As other New Yorkers head to theaters for the TriBeCa Film Festival, I am mining my Netflix Watch Instantly arsenal to create my own very small-screen film festival. Westerns are on my brain right now for quite a few reasons: the spellbinding creativity of Rango, wanderlust for a road trip through Monument Valley, and the lingering obsession with Proenza Schouler’s southwest influenced Spring 2011 show. The selection on Netflix Instant spans a range from classic to contemporary revisionist, and these are my picks for the best.

Stagecoach, 1939
Director: John Ford
Starring: John Wayne

Seminal work with genre giants John Ford and John Wayne, Stagecoach has all of the qualities that define Westerns: the outlaw gunslinger hero, a hooker with a heart of gold, Apache raids, and a theme of revenge.

High Noon, 1952
Fred Zinnemann, with Gary Cooper and Grace Kelly

A heroic Marshall defends his town from a band of criminals, who are arriving on the noon train.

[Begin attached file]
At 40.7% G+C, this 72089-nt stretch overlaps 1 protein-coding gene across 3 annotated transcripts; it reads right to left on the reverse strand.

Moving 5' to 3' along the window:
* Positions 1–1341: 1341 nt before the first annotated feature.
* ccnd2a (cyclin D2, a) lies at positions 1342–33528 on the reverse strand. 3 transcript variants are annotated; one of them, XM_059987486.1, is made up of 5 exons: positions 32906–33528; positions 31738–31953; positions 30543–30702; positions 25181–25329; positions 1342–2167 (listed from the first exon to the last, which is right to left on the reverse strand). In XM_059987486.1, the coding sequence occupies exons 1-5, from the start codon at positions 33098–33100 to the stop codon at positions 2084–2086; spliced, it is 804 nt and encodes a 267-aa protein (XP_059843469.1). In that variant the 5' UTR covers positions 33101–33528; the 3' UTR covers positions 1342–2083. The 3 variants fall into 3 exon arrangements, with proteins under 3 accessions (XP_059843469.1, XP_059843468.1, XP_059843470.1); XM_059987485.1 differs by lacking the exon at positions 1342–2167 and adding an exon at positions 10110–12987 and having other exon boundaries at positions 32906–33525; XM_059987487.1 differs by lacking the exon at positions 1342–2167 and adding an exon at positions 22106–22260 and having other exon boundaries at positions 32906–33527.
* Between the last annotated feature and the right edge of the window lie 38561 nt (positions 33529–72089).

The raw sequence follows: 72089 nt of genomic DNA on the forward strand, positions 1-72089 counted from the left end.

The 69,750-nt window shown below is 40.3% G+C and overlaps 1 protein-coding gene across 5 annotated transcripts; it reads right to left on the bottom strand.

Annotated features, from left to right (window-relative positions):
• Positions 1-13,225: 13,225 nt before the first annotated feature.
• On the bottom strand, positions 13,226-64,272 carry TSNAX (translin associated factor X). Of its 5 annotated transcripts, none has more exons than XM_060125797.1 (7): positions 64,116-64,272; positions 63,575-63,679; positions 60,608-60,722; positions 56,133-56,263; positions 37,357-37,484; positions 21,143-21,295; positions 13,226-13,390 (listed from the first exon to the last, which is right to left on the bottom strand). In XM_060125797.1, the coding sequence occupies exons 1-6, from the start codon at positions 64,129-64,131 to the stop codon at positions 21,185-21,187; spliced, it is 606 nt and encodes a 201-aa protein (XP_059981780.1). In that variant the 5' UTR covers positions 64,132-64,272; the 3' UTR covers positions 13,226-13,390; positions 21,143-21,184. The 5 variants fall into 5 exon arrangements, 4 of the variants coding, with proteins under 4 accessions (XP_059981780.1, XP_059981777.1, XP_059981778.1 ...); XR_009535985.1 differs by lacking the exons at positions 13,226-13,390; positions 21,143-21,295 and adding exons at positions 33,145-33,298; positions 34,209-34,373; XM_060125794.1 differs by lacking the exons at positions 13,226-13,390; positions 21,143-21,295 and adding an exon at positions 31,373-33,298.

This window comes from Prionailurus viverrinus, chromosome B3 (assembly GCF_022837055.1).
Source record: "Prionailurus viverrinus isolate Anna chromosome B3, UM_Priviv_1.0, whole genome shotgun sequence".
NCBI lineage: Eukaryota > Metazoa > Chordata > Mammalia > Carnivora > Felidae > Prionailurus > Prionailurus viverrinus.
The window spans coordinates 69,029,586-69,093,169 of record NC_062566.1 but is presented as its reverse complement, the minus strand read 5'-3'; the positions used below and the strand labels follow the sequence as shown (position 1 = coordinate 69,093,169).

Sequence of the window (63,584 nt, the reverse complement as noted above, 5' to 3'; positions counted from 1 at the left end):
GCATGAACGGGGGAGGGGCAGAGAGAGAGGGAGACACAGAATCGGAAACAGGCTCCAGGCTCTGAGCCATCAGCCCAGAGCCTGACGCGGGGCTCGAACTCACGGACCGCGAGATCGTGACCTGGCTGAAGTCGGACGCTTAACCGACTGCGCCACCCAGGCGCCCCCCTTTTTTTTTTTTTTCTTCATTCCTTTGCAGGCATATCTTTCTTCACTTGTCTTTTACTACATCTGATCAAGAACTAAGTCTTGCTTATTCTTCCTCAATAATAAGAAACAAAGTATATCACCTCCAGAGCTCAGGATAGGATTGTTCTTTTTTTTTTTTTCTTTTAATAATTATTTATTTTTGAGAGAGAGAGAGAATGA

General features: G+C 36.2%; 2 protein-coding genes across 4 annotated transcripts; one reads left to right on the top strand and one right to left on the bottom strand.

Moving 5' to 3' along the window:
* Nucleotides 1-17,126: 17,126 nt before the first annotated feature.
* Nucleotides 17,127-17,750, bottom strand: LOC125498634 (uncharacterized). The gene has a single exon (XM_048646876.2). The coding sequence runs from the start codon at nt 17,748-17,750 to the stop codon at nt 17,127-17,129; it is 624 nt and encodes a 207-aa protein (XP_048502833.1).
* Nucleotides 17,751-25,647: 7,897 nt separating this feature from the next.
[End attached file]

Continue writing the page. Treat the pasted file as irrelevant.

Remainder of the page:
River of No Return, 1954
Otto Preminger, with Robert Mitchum and Marilyn Monroe

There Western stock character- a sultry saloon singer with a secretly pure heart- who is the equivalent of Marilyn Monroe’s screen persona. So in this film, Monroe is playing her own Western stereotype, and it works.

Giant, 1956
George Stevens, with Elizabeth Taylor, Rock Hudson, James Dean

This epic is an epic time commitment, but worth it.

Hud, 1963
Martin Ritt, with Paul Newman

Paul Newman stars in this atypical Western as an unlikeable anti-hero, but SO easy on the eyes.

Cheyenne Autumn, 1964
John Ford, with Ricardo Montalbon and Jimmy Stewart

A reversal of the stereotypical villainous Indian in Westerns, this film reveals the abuse by the United States government of the Cheyenne Indians as they attempt to move their tribe from Oklahoma to Wyoming to avoid starvation in 1878.

Blazing Saddles, 1974
Mel Brooks, with Gene Wilder

Mel Brooks is at his absolute best in this hilarious send-up of the genre.

Dances with Wolves, 1990
Kevin Costner, directing and starring

Love Costner or hate him, this movie is beautifully shot and a moving revisionist Western.

The Good the Bad and the Weird, 2008
Ji-Woon Kim

A South Korean interpretation of Sergio Leone’s influential Spaghetti Western starring Clint Eastwood, 1966 The Good, the Bad, and the Ugly.


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